New LSE report says Labour’s economic record was “strong” and “not due to bubbles”

A new LSE report says Labour’s economic performance was “strong”, and was “not due to ‘unsustainable bubbles’ in finance, property, oil and public spending”.

A new report published today offers something of a revisionist history of Labour’s economic record.

The research from the LSE’s Centre for Economic Performance argues that the UK’s economic performance was “strong during the period of Labour government” and that this was “not due to ‘unsustainable bubbles’ in finance, property, oil and public spending”.

The report authored by CEP Director, John Van Reenen, his colleague Anna Valero, and Dan Corry (Visiting fellow at Southampton University, Chief Executive of New Philanthropy Capital and a former economic advisor to the Labour government) concludes:

“Relative to other major industrialised countries, the UK‟s performance was good after 1997. The growth of GDP per capita – 1.42% a year between 1997 and 2010 – was better than in any of other “G6” countries: Germany (1.26%), the US (1.22%), France (1.04%), Japan (0.52%) and Italy (0.22%)… in 2010, the UK had a level of GDP per capita 17% higher than in 1997; over the same period US GDP per capita had grown by 14%.

“The UK’s high GDP per capita growth was driven by strong growth in productivity (GDP per hour), which was second only to the US, and good performance in the jobs market (which was better than in the US). The UK‟s relative economic performance appears even stronger in the years prior to 2008 before the Great Recession engulfed the developed world.”

The productivity performance is set out in this fascinating graph which compares the Labour period with the previous Thatcher / Major government, and similar periods in the EU, US and France:

The graph shows:

– Productivity was marginally higher under Labour than under the Conservatives;

– Productivity under Labour was better than in France or the EU but fell behind the US;

– Financial services only made up 14 per cent of the total productivity gains (ie 0.4 percentage points from 2.8 per cent overall growth); and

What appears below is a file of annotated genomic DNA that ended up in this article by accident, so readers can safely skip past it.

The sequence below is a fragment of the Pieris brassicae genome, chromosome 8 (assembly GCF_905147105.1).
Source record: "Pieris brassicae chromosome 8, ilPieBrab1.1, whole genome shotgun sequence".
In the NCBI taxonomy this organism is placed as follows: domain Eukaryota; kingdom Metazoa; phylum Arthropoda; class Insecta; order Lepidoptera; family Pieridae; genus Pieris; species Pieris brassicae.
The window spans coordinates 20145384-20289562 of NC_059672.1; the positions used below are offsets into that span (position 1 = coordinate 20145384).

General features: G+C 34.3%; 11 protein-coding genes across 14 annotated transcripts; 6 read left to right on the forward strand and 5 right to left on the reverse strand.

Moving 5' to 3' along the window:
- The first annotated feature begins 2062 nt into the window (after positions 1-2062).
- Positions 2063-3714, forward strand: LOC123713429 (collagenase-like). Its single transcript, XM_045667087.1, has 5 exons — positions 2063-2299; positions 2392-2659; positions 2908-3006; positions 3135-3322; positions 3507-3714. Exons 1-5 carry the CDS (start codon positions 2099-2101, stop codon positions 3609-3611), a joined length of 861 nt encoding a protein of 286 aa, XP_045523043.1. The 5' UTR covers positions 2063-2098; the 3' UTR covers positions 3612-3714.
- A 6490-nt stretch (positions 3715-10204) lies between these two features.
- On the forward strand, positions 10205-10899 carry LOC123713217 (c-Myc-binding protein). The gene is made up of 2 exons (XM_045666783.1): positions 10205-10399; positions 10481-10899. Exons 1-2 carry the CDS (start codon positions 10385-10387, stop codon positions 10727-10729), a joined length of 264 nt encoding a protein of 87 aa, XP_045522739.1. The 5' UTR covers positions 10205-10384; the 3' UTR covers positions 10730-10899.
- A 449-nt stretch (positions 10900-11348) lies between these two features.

– Business services and distribution were much more important sectors and made up more than half of the gains.

On The Staggers, Gavin Kelly of the Resolution Foundation sets out some interesting questions about what the report is missing including references to the UK’s ongoing trade imbalances, the weakening link between GDP growth and the gains going to low-to-middle income Britain, and Labour’s poor projections of tax receipts which caused the current deficit.

In relation to the current debate on economic policy, the report argues that “there is a room for a Plan B, slowing down the pace of fiscal consolidation” and calls for temporary cuts in VAT or National Insurance tax and public investment in schools and roads.

But longer term, the authors argue for a “Plan V” growth strategy requiring:

“Complementary policies relentlessly focused on sectors where the UK has comparative advantage and where there is likely to be strong growth in global demand.”

The report is launched tonight at an LSE event chaired by the BBC’s Evan Davis and featuring all three authors.

See also:

OECD: The economic indications are not good for GideonAlex Hern, November 15th 2011

Osborne has put Britain in an economic death spiral: Here’s how to break outWilliam Bain MP, November 14th 2011

Osborne’s refusal to increase demand leaves young unemployed without hopeTony Dolphin, November 14th 2011

UK set for among slowest growth in EUWill Straw, November 11th 2011

Economic Update – November 2011Tony Dolphin, November 11th 2011

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